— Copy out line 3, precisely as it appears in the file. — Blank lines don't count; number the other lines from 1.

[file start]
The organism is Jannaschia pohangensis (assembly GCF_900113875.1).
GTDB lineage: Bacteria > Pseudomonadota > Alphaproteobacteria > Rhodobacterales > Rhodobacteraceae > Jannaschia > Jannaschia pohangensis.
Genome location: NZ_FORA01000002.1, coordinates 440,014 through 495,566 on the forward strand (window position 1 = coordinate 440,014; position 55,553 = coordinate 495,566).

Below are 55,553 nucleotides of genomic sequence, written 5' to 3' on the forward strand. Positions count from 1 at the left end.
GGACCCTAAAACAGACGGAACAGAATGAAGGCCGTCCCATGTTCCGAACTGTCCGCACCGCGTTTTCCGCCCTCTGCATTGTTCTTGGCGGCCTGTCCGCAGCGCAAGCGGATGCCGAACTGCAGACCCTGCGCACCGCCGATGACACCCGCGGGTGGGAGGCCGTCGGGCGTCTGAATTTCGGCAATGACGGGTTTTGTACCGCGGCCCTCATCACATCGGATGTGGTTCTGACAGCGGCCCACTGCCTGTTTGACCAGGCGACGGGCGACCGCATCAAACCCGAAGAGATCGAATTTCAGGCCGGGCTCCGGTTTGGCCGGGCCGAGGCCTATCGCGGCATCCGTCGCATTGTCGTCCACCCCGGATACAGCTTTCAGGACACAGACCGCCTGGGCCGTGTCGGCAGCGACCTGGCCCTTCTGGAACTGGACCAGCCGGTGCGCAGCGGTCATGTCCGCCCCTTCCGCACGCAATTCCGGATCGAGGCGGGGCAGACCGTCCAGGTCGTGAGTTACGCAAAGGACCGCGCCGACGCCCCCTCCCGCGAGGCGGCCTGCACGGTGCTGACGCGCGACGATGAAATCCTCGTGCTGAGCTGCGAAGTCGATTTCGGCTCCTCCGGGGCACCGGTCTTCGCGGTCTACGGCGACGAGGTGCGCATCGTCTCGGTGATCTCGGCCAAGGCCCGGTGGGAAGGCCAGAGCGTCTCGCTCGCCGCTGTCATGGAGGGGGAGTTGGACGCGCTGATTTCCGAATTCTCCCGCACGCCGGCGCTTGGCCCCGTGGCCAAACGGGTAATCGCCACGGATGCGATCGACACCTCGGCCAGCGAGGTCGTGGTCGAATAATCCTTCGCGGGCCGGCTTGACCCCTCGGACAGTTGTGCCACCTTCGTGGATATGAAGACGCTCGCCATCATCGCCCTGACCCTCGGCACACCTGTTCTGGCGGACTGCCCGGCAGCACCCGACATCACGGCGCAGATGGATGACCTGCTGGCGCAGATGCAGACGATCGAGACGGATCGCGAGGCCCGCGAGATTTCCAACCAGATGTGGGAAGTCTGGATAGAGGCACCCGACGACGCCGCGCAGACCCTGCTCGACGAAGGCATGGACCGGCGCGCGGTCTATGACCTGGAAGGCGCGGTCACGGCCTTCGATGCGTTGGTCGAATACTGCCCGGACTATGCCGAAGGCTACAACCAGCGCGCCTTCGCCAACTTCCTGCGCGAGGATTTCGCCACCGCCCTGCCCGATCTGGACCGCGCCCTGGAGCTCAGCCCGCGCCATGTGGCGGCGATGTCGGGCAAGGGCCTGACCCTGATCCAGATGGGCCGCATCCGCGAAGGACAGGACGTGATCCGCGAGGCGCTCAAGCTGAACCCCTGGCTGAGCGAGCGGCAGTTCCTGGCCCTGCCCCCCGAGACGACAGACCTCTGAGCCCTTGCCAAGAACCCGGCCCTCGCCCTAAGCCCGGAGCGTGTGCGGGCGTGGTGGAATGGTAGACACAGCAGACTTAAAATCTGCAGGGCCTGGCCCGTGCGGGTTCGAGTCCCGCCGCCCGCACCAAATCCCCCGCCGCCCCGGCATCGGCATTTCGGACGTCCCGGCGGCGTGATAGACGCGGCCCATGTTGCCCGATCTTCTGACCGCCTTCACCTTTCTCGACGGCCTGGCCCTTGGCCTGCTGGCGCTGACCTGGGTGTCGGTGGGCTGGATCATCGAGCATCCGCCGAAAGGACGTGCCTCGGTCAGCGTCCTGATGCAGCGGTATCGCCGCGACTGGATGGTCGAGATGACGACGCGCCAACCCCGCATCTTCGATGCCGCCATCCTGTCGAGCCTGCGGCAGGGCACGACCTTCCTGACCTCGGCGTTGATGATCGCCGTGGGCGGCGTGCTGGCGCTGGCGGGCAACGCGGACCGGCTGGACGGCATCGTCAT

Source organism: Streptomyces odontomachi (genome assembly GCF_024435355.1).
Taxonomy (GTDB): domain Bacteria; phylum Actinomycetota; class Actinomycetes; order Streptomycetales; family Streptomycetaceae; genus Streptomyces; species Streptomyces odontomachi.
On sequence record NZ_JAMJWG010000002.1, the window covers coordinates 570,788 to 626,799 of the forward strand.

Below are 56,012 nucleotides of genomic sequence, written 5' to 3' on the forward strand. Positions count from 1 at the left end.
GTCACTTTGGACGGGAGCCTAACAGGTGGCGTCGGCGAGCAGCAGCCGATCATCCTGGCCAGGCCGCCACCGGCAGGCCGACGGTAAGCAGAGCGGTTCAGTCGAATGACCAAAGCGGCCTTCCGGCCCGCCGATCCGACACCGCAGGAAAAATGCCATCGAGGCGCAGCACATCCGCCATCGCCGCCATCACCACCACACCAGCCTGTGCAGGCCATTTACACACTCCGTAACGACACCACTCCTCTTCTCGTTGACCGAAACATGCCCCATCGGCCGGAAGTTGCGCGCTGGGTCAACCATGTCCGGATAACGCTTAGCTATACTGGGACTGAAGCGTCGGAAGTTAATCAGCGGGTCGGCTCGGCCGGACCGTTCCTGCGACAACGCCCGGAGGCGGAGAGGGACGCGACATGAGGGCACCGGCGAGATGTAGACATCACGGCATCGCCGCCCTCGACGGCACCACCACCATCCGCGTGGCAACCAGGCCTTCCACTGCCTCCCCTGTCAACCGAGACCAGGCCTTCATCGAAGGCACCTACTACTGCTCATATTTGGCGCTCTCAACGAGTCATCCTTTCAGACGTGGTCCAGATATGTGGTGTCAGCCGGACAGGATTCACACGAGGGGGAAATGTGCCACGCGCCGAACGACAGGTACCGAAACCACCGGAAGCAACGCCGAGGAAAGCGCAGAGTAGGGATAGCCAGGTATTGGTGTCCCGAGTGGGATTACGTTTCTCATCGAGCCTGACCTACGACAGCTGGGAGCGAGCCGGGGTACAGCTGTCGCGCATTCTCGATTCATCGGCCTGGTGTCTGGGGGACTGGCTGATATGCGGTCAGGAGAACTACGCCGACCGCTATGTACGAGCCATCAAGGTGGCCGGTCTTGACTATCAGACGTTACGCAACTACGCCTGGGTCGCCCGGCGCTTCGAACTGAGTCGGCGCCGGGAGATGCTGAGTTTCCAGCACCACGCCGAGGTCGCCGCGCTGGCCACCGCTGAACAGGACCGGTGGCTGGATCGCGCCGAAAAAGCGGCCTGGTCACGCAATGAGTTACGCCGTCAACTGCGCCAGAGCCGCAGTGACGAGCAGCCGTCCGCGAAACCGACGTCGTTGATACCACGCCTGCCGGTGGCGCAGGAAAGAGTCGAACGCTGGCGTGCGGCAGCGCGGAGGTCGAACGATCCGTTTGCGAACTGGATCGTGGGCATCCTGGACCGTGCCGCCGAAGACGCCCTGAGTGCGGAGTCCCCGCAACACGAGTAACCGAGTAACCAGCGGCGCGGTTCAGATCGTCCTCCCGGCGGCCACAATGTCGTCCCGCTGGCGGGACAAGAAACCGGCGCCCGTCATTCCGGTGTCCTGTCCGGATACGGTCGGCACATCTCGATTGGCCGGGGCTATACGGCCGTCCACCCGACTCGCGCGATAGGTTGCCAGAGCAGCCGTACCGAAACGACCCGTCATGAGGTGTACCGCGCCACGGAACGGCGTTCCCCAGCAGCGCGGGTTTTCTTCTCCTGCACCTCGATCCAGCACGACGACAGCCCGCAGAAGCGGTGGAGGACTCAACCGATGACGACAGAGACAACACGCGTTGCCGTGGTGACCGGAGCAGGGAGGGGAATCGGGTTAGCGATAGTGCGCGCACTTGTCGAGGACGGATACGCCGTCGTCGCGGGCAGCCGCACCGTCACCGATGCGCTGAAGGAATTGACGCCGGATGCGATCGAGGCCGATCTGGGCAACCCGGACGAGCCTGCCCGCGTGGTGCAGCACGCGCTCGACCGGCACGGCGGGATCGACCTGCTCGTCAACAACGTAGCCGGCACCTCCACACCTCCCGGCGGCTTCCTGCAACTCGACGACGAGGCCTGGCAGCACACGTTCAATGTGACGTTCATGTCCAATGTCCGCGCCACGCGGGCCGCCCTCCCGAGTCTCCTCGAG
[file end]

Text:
Genome location: NZ_FORA01000002.1, coordinates 440,014 through 495,566 on the forward strand (window position 1 = coordinate 440,014; position 55,553 = coordinate 495,566).